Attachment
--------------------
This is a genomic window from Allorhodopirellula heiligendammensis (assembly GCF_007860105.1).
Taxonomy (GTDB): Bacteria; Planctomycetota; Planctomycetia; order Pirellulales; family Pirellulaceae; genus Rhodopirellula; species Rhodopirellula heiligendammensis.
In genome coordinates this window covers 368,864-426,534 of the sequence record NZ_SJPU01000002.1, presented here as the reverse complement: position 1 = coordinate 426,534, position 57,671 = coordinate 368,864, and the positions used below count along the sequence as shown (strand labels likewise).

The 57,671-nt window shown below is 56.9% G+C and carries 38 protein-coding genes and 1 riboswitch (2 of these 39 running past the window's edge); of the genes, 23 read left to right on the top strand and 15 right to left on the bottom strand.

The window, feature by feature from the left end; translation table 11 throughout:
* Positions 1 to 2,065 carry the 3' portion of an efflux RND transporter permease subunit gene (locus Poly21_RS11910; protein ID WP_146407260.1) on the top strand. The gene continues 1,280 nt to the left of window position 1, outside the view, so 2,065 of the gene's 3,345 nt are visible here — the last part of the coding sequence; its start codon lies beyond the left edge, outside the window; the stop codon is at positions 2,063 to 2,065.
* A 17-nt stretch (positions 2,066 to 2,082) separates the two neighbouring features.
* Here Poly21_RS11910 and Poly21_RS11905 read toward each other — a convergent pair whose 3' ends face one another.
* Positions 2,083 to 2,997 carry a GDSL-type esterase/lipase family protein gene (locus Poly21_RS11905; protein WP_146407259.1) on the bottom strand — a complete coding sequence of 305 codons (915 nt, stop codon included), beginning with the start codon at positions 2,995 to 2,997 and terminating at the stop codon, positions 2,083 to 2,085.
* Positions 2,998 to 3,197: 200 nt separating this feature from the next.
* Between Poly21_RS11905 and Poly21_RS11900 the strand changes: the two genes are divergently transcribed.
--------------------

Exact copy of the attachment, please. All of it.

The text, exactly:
This is a genomic window from Allorhodopirellula heiligendammensis (assembly GCF_007860105.1).
Taxonomy (GTDB): Bacteria; Planctomycetota; Planctomycetia; order Pirellulales; family Pirellulaceae; genus Rhodopirellula; species Rhodopirellula heiligendammensis.
In genome coordinates this window covers 368,864-426,534 of the sequence record NZ_SJPU01000002.1, presented here as the reverse complement: position 1 = coordinate 426,534, position 57,671 = coordinate 368,864, and the positions used below count along the sequence as shown (strand labels likewise).

The 57,671-nt window shown below is 56.9% G+C and carries 38 protein-coding genes and 1 riboswitch (2 of these 39 running past the window's edge); of the genes, 23 read left to right on the top strand and 15 right to left on the bottom strand.

The window, feature by feature from the left end; translation table 11 throughout:
* Positions 1 to 2,065 carry the 3' portion of an efflux RND transporter permease subunit gene (locus Poly21_RS11910; protein ID WP_146407260.1) on the top strand. The gene continues 1,280 nt to the left of window position 1, outside the view, so 2,065 of the gene's 3,345 nt are visible here — the last part of the coding sequence; its start codon lies beyond the left edge, outside the window; the stop codon is at positions 2,063 to 2,065.
* A 17-nt stretch (positions 2,066 to 2,082) separates the two neighbouring features.
* Here Poly21_RS11910 and Poly21_RS11905 read toward each other — a convergent pair whose 3' ends face one another.
* Positions 2,083 to 2,997 carry a GDSL-type esterase/lipase family protein gene (locus Poly21_RS11905; protein WP_146407259.1) on the bottom strand — a complete coding sequence of 305 codons (915 nt, stop codon included), beginning with the start codon at positions 2,995 to 2,997 and terminating at the stop codon, positions 2,083 to 2,085.
* Positions 2,998 to 3,197: 200 nt separating this feature from the next.
* Between Poly21_RS11905 and Poly21_RS11900 the strand changes: the two genes are divergently transcribed.